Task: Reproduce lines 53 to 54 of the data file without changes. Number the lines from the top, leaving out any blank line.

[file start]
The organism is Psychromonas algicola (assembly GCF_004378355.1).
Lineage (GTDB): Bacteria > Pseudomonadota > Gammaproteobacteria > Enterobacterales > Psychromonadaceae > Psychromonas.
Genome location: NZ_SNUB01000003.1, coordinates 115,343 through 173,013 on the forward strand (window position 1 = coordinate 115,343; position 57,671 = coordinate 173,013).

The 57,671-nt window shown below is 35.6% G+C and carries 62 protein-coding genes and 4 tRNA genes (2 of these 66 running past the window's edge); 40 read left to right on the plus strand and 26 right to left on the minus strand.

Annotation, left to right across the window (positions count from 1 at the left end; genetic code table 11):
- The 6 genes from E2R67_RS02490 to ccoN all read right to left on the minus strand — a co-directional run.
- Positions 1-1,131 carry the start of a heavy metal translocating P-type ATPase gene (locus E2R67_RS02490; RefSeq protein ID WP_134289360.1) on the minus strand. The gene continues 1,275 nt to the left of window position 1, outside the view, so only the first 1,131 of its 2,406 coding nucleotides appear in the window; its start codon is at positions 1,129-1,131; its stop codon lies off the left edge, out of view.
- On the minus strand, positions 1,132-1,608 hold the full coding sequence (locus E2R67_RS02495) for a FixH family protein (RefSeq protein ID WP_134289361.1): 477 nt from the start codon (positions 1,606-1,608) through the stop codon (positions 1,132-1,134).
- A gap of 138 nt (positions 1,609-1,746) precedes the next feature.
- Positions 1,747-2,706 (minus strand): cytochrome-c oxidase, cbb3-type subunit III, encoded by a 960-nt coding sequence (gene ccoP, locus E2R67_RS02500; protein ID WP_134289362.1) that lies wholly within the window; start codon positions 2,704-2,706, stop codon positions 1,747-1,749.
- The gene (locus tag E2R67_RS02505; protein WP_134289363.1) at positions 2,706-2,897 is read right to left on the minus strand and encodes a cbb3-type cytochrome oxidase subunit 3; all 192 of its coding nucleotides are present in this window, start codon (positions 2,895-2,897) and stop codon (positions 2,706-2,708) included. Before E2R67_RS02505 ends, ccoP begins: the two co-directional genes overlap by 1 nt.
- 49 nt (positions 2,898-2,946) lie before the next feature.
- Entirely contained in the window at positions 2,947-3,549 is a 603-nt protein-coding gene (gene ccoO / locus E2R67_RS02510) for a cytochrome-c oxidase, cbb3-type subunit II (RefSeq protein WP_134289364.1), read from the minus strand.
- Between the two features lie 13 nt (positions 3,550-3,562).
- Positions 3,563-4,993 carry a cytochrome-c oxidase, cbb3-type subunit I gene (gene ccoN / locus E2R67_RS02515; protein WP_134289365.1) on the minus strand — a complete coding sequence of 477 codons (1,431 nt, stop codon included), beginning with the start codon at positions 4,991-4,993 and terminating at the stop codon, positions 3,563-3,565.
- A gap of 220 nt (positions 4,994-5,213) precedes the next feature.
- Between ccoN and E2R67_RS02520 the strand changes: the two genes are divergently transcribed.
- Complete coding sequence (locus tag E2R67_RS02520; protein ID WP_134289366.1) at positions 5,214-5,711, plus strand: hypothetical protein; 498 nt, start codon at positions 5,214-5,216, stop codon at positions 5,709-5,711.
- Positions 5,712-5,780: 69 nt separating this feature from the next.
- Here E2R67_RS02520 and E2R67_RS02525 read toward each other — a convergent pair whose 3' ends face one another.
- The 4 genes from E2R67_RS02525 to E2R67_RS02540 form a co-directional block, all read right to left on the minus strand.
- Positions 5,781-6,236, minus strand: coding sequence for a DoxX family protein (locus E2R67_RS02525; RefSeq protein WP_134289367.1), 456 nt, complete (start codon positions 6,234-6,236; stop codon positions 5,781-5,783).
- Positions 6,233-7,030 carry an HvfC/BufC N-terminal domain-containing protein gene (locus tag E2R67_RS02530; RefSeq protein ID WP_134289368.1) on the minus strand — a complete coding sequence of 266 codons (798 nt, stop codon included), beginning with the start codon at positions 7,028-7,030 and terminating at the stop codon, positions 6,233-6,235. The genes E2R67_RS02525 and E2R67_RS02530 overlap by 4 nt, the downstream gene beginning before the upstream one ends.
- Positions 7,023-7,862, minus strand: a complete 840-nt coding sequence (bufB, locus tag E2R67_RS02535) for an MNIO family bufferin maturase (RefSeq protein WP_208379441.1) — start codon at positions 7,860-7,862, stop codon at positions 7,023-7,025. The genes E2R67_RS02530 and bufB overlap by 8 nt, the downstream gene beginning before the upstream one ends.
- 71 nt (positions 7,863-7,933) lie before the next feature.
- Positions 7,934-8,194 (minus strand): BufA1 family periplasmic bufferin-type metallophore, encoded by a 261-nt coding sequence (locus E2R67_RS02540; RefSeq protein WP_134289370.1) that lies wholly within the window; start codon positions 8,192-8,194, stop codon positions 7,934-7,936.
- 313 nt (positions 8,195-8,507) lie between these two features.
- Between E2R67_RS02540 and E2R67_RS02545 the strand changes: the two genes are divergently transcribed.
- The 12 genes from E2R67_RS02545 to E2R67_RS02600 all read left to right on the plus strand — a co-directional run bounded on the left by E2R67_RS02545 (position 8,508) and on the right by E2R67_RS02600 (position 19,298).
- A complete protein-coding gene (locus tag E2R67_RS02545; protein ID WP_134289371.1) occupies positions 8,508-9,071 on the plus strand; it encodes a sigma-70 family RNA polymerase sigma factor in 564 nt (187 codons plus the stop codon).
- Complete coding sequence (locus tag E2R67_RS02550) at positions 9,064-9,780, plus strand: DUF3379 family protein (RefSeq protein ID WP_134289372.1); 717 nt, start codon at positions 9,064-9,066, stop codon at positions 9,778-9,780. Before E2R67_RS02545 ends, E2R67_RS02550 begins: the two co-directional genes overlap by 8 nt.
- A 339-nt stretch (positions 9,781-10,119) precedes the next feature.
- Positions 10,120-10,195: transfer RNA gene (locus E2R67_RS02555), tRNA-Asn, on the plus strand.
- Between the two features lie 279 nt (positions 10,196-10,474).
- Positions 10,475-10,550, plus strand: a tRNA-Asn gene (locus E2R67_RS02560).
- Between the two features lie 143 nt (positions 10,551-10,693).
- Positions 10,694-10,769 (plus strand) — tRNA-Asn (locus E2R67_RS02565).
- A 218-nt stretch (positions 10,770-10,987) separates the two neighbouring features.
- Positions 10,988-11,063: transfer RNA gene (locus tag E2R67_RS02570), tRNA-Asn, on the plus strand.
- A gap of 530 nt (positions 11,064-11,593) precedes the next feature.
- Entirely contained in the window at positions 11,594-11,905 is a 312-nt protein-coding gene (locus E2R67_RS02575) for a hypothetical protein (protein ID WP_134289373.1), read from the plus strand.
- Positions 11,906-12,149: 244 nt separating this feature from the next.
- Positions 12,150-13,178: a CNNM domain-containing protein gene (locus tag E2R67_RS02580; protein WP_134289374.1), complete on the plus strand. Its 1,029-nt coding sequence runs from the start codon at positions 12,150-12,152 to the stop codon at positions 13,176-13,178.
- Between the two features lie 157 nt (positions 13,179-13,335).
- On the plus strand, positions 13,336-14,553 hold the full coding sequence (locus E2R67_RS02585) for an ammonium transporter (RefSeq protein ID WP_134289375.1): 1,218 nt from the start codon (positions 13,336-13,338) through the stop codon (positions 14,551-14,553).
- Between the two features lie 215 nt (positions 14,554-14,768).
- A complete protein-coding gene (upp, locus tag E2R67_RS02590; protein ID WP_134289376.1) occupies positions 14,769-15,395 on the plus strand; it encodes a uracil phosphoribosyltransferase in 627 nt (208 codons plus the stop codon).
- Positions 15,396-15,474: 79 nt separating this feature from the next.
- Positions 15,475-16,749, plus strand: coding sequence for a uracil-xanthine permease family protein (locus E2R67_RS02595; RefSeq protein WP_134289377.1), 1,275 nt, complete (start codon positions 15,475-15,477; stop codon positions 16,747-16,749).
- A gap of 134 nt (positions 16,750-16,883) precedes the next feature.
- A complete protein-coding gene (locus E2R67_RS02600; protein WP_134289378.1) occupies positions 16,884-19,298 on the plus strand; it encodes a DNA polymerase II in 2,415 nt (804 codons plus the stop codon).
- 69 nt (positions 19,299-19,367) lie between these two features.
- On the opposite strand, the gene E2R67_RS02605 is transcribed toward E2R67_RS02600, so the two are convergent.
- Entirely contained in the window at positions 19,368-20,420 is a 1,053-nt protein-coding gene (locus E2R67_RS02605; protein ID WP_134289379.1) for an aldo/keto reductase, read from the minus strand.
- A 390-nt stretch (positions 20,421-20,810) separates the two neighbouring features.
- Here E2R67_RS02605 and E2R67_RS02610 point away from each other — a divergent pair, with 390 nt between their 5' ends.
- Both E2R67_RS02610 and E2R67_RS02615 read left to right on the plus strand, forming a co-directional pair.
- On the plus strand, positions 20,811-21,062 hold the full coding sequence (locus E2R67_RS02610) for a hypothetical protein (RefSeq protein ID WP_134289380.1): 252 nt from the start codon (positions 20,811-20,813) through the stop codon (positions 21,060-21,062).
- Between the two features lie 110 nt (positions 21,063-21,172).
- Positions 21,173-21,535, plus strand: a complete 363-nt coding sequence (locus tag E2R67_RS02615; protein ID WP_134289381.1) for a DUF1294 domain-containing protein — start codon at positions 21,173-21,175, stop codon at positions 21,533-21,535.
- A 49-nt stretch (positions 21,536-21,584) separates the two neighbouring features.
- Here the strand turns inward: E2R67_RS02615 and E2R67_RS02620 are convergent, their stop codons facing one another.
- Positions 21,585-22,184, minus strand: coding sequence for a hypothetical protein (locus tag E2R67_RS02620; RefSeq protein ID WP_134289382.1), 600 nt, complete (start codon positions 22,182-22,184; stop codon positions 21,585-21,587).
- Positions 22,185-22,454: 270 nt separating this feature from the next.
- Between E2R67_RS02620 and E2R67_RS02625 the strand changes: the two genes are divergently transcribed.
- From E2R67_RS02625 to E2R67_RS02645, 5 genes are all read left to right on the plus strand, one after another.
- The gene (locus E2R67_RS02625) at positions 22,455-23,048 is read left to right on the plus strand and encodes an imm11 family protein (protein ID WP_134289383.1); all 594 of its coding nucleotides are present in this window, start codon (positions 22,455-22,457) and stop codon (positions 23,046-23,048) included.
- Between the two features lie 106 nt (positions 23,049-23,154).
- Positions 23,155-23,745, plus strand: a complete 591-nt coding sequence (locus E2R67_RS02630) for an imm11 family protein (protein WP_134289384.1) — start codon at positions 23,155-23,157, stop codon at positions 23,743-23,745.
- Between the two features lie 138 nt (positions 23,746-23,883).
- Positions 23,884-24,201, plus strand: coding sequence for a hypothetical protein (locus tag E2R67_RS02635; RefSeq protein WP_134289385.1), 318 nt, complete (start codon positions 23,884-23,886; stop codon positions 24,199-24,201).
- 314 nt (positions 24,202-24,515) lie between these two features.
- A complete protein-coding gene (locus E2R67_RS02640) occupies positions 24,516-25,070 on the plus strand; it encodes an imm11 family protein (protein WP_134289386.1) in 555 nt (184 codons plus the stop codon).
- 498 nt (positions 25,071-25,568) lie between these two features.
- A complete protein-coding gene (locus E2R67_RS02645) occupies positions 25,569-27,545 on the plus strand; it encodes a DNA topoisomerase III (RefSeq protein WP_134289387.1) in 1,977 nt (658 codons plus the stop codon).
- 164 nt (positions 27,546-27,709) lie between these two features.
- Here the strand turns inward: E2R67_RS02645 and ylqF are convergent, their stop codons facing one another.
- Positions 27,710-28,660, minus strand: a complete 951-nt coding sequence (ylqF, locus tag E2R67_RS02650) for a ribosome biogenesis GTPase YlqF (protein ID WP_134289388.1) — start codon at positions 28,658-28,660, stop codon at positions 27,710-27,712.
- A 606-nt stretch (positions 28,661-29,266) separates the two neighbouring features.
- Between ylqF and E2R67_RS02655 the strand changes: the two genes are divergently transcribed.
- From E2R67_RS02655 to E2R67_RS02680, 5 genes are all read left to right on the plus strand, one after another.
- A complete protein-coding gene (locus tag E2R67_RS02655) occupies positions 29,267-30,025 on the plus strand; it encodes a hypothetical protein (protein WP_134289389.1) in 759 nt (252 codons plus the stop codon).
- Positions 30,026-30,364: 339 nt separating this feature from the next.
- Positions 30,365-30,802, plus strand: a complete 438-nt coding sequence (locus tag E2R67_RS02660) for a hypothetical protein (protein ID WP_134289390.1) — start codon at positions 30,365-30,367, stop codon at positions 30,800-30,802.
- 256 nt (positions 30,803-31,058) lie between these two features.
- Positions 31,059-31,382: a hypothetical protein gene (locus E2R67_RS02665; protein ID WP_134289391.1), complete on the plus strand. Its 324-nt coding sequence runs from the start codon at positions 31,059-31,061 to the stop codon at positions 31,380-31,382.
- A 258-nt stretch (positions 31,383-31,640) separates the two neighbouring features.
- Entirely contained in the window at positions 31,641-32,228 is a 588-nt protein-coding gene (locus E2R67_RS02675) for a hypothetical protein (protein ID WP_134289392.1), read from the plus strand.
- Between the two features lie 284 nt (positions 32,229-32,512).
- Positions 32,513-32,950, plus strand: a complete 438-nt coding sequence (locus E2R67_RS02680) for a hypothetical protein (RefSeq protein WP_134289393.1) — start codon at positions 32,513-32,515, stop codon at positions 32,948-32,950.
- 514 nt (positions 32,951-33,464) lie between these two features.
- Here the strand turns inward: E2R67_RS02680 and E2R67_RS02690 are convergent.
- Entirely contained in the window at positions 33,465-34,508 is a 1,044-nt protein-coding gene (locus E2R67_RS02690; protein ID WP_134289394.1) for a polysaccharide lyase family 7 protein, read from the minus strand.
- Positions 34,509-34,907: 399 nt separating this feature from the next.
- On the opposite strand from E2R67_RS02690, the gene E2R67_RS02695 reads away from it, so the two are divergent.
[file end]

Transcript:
- On the opposite strand, the gene E2R67_RS02605 is transcribed toward E2R67_RS02600, so the two are convergent.
- Entirely contained in the window at positions 19,368-20,420 is a 1,053-nt protein-coding gene (locus E2R67_RS02605; protein ID WP_134289379.1) for an aldo/keto reductase, read from the minus strand.